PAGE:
"We are pleased to finally see Senate Bill 543, the new school funding bill addresses many of the key goals of the Fund Our Future Nevada coalition, though some key issues are still to be resolved. SB 543 aims to ensure that potential new revenue for education actually increases money and resources to schools, that students with unique needs receive weighted funding, equity adjustments for our small school districts, increased transparency, and a commision of stakeholders and districts that will continue to refine and analyze different components of the formula and make the process more transparent.
SB 543 finally ensures that every student with unique needs gets additional funding above the statewide established base, the bill also ensures that dollars for weights are used specifically for resources these students need.
However, it’s important to recognize that we are still significantly away from the full adequacy amount recommended by the Augenblick, Palaich, and Associates study. The new formula does not include increased funding for education or set up a plan or commitment to increase funding in the future, which means it will not improve class sizes, lack of resources and academic achievement. Despite some adjustments and guidance from several state studies, the new formula would still not account for the actual costs of educating Nevada students.
By not committing to targets to eventually reach full adequacy, there is no guarantee our students will ever have the resources they need to meet state standards and succeed, we will cause increased hardship to many of our school districts for years to come and we will not responsibly be able to hold our schools accountable for additional resource funding outside of weights. We feel that our legislature can rework portions of the bill to ensure that we don’t harm any students or educators in the transition process and that we advocate for real growth and change by setting a target for adequate funding.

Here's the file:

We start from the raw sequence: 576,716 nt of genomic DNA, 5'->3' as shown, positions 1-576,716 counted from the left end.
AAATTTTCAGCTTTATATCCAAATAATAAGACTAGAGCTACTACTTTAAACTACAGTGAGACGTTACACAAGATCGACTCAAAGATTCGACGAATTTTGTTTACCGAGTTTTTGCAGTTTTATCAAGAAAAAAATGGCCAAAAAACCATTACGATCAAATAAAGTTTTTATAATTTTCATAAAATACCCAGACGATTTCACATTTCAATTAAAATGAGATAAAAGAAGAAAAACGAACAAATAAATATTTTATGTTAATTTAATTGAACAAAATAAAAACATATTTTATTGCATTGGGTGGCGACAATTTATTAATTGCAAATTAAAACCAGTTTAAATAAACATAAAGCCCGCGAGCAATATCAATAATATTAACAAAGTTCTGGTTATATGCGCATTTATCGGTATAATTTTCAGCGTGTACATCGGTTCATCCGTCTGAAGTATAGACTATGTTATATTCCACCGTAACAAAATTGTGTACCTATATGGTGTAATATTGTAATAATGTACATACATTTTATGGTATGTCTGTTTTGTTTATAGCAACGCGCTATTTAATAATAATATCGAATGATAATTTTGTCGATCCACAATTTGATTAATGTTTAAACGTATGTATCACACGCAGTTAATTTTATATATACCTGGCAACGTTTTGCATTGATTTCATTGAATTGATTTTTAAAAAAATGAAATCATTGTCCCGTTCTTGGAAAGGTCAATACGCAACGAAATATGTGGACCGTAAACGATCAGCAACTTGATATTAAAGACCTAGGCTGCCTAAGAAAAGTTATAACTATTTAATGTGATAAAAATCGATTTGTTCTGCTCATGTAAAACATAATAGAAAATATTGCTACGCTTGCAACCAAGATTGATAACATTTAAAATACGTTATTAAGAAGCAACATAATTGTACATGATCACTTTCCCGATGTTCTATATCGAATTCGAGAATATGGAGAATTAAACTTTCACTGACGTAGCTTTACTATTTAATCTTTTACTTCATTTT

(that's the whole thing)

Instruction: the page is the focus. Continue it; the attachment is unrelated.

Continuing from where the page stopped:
There are still a lot of logistical questions, such as how will we ensure dollars meant for class size reduction, literacy supports, and other programs continue to be used for student supports. If SB 543 is passed, we hope that the next two years during transition allow us to properly weigh our options to ensure the success of the new formula. We hope that moving forward, the operational questions are discussed and decided in an open forum with opportunity for stakeholder input.
We look forward to the process to ensure that the technicalities of the bill and policy properly reflect the demographics, workforce and nuances that make Nevada unique.
Now that we can better identify our dollars and ensure money doesn’t supplant, we are excited to find additional dollars to provide our students with additional resources so they can have the quality education they deserve."
Las Vegas, NV - Today Clark County School District will present its budget for the 2019-2020 school year and confirm what the Fund Our Future Nevada coalition has been saying about school districts statewide - they are not being provided with enough funds to keep up with costs.
CCSD has made clear that that they cannot afford the 3% raises proposed by Governor Steve Sisolak for teachers or the 2% roll-ups without having to make cuts or increase class sizes. Therefore, the District has not included it in its budget as it would prohibit balanced budget. Additionally, CCSD has expressed that the proposed mandates and bills presented during this legislative session would cost the District $800 million.
“Much like CCSD, several other school districts across the state will find it difficult to provide the raises when the additional funding is not provided in the budget,” said, Jen Loescher, from Teach Plus Nevada and a member of the Fund Our Future Nevada coalition. “There seems to be a huge disconnect between the expectations of our schools and the funding they receive. Our class sizes are already beyond the breaking point and our educators continue to do more with less. We can’t afford to drain our schools and their resources any further.”
The proposed state budget for education increases by 1.46 percent for 2019-2020 and 1.06 percent for 2020-2021 and over the last several years it has not kept up with inflation. Nevada also ranks 47th in school funding, has the largest class sizes in the nation and continually receives a failing grade in funding by several national education studies.